Variety (February 1914)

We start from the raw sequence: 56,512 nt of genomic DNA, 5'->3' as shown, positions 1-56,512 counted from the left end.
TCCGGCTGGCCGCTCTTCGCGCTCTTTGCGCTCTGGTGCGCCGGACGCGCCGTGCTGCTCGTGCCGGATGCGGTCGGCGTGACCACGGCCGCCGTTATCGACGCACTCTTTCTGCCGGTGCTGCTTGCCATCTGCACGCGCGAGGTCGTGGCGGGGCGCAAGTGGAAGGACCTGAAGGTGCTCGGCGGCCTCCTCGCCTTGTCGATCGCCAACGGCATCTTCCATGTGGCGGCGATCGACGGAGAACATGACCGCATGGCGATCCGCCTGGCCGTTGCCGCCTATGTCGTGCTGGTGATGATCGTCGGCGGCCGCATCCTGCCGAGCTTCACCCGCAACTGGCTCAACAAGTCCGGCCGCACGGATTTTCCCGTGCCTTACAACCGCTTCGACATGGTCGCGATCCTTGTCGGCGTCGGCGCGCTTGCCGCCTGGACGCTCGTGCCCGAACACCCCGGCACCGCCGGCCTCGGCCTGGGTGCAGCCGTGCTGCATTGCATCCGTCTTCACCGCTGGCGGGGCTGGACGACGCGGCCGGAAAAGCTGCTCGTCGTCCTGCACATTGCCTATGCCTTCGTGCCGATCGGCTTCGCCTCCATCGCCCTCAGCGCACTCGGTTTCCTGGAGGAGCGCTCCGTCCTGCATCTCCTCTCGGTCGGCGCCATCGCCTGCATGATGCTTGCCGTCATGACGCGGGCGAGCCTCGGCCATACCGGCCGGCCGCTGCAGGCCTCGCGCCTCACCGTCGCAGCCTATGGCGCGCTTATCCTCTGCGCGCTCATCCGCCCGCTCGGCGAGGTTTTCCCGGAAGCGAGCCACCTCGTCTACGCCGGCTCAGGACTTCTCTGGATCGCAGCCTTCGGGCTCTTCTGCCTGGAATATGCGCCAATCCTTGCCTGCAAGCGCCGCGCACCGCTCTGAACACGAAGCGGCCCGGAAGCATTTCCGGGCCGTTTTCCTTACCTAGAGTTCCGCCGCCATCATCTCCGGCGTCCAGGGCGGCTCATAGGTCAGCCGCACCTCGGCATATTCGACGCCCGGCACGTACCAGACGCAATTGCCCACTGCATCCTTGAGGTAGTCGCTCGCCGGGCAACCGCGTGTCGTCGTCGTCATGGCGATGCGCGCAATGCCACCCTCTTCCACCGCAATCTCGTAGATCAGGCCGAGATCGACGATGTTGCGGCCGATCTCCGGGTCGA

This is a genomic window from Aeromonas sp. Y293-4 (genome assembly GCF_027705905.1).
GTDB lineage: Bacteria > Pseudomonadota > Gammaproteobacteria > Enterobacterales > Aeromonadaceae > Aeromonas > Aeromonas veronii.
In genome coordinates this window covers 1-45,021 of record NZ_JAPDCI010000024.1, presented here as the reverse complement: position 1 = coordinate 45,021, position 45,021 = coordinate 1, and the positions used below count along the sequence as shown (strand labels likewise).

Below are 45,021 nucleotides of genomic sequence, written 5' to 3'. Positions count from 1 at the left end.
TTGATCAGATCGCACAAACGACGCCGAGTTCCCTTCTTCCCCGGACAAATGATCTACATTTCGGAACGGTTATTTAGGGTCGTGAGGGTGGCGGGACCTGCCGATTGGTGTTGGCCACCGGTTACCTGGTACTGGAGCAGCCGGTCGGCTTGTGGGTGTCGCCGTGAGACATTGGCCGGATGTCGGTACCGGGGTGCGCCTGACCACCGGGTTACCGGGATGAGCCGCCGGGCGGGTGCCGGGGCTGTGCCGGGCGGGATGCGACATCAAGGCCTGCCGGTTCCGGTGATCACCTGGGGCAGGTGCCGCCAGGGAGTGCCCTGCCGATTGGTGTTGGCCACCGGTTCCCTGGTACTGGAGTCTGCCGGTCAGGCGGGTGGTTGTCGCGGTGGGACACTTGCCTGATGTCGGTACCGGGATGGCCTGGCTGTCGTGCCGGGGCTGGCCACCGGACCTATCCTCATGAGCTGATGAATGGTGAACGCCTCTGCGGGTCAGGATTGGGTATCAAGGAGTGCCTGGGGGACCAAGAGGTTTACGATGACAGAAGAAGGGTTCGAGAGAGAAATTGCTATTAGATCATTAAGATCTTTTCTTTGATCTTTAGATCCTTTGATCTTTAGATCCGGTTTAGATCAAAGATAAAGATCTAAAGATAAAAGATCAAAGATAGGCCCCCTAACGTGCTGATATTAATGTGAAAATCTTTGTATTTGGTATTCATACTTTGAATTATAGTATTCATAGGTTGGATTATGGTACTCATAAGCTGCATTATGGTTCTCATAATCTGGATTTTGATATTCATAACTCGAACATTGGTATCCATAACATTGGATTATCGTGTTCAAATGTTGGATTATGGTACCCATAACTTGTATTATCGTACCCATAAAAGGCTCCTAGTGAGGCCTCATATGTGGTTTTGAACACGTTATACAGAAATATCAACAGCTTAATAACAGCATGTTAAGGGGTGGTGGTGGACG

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12 VARIETY WITH THE PRESS AGENTS U'llliam Muller Is back from bin tlrst trip on l)i« loau uhead o( a biK city uttrajtlon. He waK Situ out abeail of the New YorK company jl JJL k Lull 9 'Help Wanted" Richard Lam- bi-it say8 MulItT ucqultttd Uliuself with credit. Julian JobnHtoii. whoH tloliig the presu work lui- Hit' iTiiueKu. ts also handllDg the New \oik publicity for the KUly MacKuy" ahow. M. K. Luce la roundlnt; out bis lUtb year as ai.vaiice Diaii for the K <:ile & Martin "Uncle 1 jiu s t'ablti." His brother. CTrant Luce is .».jtad ol one of the ' Offlcor 000 " abowa. WuIUlc Cutter, sponsor of the old Cutter* UMIiuiim Ktock company, is managing Wil- liam V. Mong and Co. in 'The Clay Baker," whrh may shortly be booked as a feature ovv-r th. Loew Circuit. Cli^s. -Kid" Koster, circus and minstrel agcuc. baa signed to go in advance of tbe Lp^jii & licrnstctn 'FollleB of Pleaaure," a i'ruSM'Ksive Wheel attraction. Koster will be in auvatue of the white tops again the coming hjmmer. Vivian WCBsell, who played the leading te- m:)lf role in 'Little Doy Blue." has been en- Ka,oa (or 'Along Came Ruth." A new one-act play, written by Charles Uradley. entitled "Miml," has been accepted for production In London this month, by Annie tlushes, the English actress. Joan Sawyer and Jack Jarrott will dance at the Palace. New York. Feb. 10 week. Walter Duggan made a quick getaway from Mrutdway Frldov to take charge of a mana- gerial Job In Chicago. John Coutta is expected to reach New York Roui). us he has written friends that he In- tr^ndH leaving in«> hills of Arkansas. Clarence Durdick, reported as taking the iirinugement of a Scranton. Pa., movie, is in Chlca^s. where he is rumored exploiting a carnival proposition. Renee Bouclcnult. daughter of the late * Mb-»*t HrtUfloault. has be*n enKsred bv H»»nT W. Sayago for a rolo on "Along Cam* Rith." Rupert Hughes has written a one-art farce rnlled "Celluloid Sara," to be produced at the Palnce, New Y^ork, next Monday. "Father and Son." a comedy with Incidental m«t«»1c bv cr«"t«y Bauer ann Wenri rrani«- with Julius 8t«g«r In the loading roU. vlll hnve Its firPt performance In Chicago March 23, at one of the Shubert houses. Francis BVme has been added to "The Rule of Three, which follows "Adele" at the Harris theatre, Feb. 18. Frank Cooper, the general agent of the Vnung Buffalo wild west, who will be with tho show again next summer. Is ahead of the Bts Tanguay show. William Alexander has been clren chargo of a newly organized "Excursion Departrafnt** for the New York Hippodrome. It Is to bo onducted syHtematically by Mr. Alexsnder. He will try to entire the natives in groups from the Kiihurbn within a radius of 40 miiek from the big Sixth avtmue playhouse. Trans- portation to and fro will be arranged for b^ the excurnlon afrent. who has so far made m play for the Suffragette trade of the outlying bnmlets. There la a suffragette parade In tht Hip show. Jan. 26-27 the Buffs from New York will make "Hip Dav" a special evenlt and Jan. 28. Mr. Alexander has the Jeraey w^mcn doing the same thing. nill Brill, formerly well known as a press neent along the Cblcarn Rialto. Is now arting nn publicity promoter for the city of St. Paul. Burt Jacnbl is out in advance of "The Oar- den of Allah." Dan WriKht la In advance of "The Natural l4iw." a' nlay that was produced recently In Minneapolis. Wnllle Decker. In advance of "The Bird of Paradlne." has recovered from a serious Uneas that kept him laid up In Denver for some time. Butler, Pa., la to have a new theatre. The prrsent Lyric will be torn down and rebuilt nt a cnat of |SO,0(iO. No policy has been an- rounccd. ftlonmore Davis. In addition to acting as rcnf-rfll mansfrer for the William Hnrrls en- t»'-t)risps. and handling the puhllclty for "Tho MiHlendlng Lartv." la writing a aeries of circus stories, finishing up a marazlne con- t-n-t and Is writing a book. (This "hook ••tiinl" hns Stuffy'a ^oat. but he's roing to finish It If it takes a leg and two typewriters.) Franklin P. Adama, for nine years the fun- o^raphcr on the Evening Mall, ban attached Mm<«elf to the New York Tribune. His new V. P. A. contrlhijtions bear the bending "The Pennine: To'ver." The former ".Mwavs in •''t'^od Humor" column will bereaffr be looked pft'T bv Willard Huntington Wrieht. Adams in his Mall writings often made wittv refer- ences to stage folks and occasionally poked fun nt some of the vaudeville theatre nds. Wright Is the former editor of the Smart Set. E. L. Sheldon, who lately did the pross work for the Henry B. Harris estate suc- ceeding Lee^ugel when ho went to the New Era Producing Co., is now exploiting photo- plays, having gone to the Puritan Co. John Trump, the former New York Times man. la now attached to the publicity forces of the Winter Garden. C. P. Oreneker. at the Garden for a long time, Is handling the Qaby Di'slys show on tne Pacific Coast PRESS OPINIONS. LAUGHING HUSBAND. But the sparkle is there more than often and It Is not the duty of the listeners to be other than thankful for his skill.—Sun. "The Laughing Husband" does not begin to laugh until the third act. That is the trouble with him or it.—Herald. As it stsnds. however. "The Laughing Hus- band" is badly In need of amending and pull- ing together.—Times. • The audience, which was one of the best of the season, manifested real pleasure in the new piece, even when the latter was In Its most sedate mood.—World. WHEN CLAUDIA SMILES. What was really produced was Blanche Ring. The play was the least part of what happened.—Sun. "When CIsudia Smiles" was beat when Claudia had the audience singing "Why Is the Ocean So Near the Shore?"—Herald. BARTON'S 'O'ANGO GIRL" . "The Tango Girl" will be the title of a new show which George E. Barton will have out next season. "FOLLIES" DOING IT. St. "Louis, Feb. 4. It is reported Ziegfeld's "Follies" played to $20,519 at the Olympic last week. Detroit, Feb. 4. Ziegfeld's "Follies" opened here Monday night to a turnaway business, with a strong advance sale for the en- tire week. Martin Brown is out of the "Fol* lies." Harry Gribbon left New York Tuesday night for Detroit to join the show. ''P. ft P." ENGLISH RIGHTS. Edward Laurillard has purchased the dtamatic rights for Great Britain and the colonies for "Potash & Perlmutter," which had been negotiated for by a number of English producers, among them Cyril Maude. George W. Lederer will be associated with Mr. Laurillard in the foreign production. The piece will be played by an en- t'rely American company, opening seme time around Easter. No mem- bers of the original organization will be engaged for England. MORE COIN FOR CHAUNCEY. Chauncey Olcott will be given more oportunities to pad out the little mil- ion he is slowly putting together by his road tours as a local picture con- cern plans to offer him a fat contract to work in a series of Irish plays be- fore the camera at the expiration of hi? present season. It's also reported that the Webb talkers are angling for Olcott's serv- ices before the camera and phonograph. Meanwhile Olcott is turning them away at the Grand. The advance has practically been sold out for the first tv/o weeks with demands coming "in by mail and telephone for the re- mainder of his New York engagement. "HELP WANTED" CHANGES. Buffalo, Feb. 4. Changes in the cast of "Help Wanted" (New York company) were made shortly after its initial showing at Springfield, Mass., last week. Des- mond Kelly replaced Grace Elliston, and Charles Reynolds was brought on from the Chicago show, exchanging places with William Raymond. The piece is at the Teck this week, opening in New York Feb. 9 at the Elliott. P. W. L'S LITERARY DAY. The Professional Woman's League held its monthly Literary Day on Mon- day in the League's rooms. VICTOR IN "ROMANCE." Pittsburgh, Feb. 4. W. F. Connor will cast Josephine Victor as Madame Cavallini in the "No. 2" company of "Romance." FISKE O'HARA'S NEW LEAD. Fiske O'Hara has a new leading lady. Her name is Ethel Von Wald^on, who for two seasons played with Maclyn Arbuckle in "The Round Up." GRACE DREW MARRIED. Denver, Feb. 4. Jas. H. Brown, a prominent attorney and son of the builder of the famous Brown Palace Hotel, was married in Wichita, Kan., Jan. 25, to Grace Drew, formerly prima donna with "A Choco- late Soldier." Miss Drew will retire from the stage and make Denver her future residence where her husband has large real estate holdings, and a successful law practice. TAKEN OFF ONE-NIGHTERS. William A. Brady's production of Frank Craven's comedy, "Too Many Crooks", which appears to have caught on from the start, has cancelled a num- ber of its one-night stand dates and goes into Detroit next week, playing New Haven two nights en route. "BILLY BLACK" REHEARSING. H. H. Frazee will put the new H. B. Warner company in "Billy Black" in rehearsal next week. SHUBERTS SIGN STEGER. Immediately after leaving Charles Frohman's "Laughing Husband," which happened before that piece opened at the Knickerbocker Monday night, Julius Steger entered into a con- tract with the Shuberts. Under the agreement Mr. Steger will open March 23 at Chicago, in "Father and Son," a comedy drama with inci- dental music, by Gustave Bauer and Henri Cramer. If you don't adveHlne In VAKIETV, don't advertise al ail. "SPECKLED BAND" DELAYED. Chicago, Feb. 4. "The Speckled Band," which was to open at the Studebaker Monday night, was put in dress rehearsal Sunday ni^ht. The management was of the opinion that it did not run quite smoothly enough, so the opening was postponed until Tuesday night. Mon- day the company was put through nu; merous rehearsals. Much interest has been manifested in the pjece. GOING BACK FOR OVERFLOW. Chicago, Feb. 4. Plans are being made by Harry Pow- ers to bring David Warfield back to Chicago for a spring engagement. Mr. Powers avers his theatre capacity has compelled him to turn away at least 10,000 people who wished tickets for the present engagement of the Belasco star. "THE TRAFFIC" "NO. 3." Chicago, Feb. 4. A "No. 3" company of "The Traffic," now at Howard's, will be shortly or- ganized and sent on the road to sup- ply the demand for this white slave play. ALEEN CRATER HAS GRIPPE. Pittsburgh, Feb. 4. Aleen Crater (Mrs. Fred. Stone) was seriously ill with grippe here and her place as the fortune teller in "The Lady of the Slipper" is being taken by an understudy. Arthur Houghton, manager of the company, had an attack of bronchitis, but kept on his feet. PRIMA DONNA TURNS ORCHESTRA Kansas City, Feb. 4. Wheij "Madam Sherry" played Hut- chinson, Kan., last week it ran into a musicians' strike. The prima donna, Anita Loc, had to play the music for the show while her understudy went on in her place. DAUPHINE REOPENING. New Orleans, Feb. 4. The Dauphine reopens Sunday with LaPetite Viola in "Just Plain Roxcy," under the management of L. Sells, for an indefinite engagement, the duration of which will be gauged by the box office returns. OLGA ROLLER IN TITLE ROLE. Olga Roller, formerly leading lady of the western "Merry Widow" com- pany, has been engaged for the title role of Chase & Everall's production, "Madam Moselle." INJUNCTION FOR GABY. Chicago, Feb. 4. The management of Gaby Deslys, playing at the Auditorium, took umbrage at the impersonations of the French vaudeville star given by Ger- trude Hoffmann at the Majestic and Wednesday secured a temporary in- junction to enjoin her from offering the imitation. Herman Frank, one of the best known attorneys of the city, saw the performance at the Majestic Monday night. Miss Hoffmann gives a broad and very funny imitation of Gaby. The scene is set in a beauty parlor. One of the travesty characters seen is called Harry Pilsner and the young dancer (Piker) is caricatured to a greater or less extent. The bit is one of the best things in the Hoffmann Revue. $12,890 ON 3D RETURN. Cincinati, Feb. 4. "Peg O' My Heart' 'with Elsa Ryan, on its third return engagement in this city, played to $12,890 last week.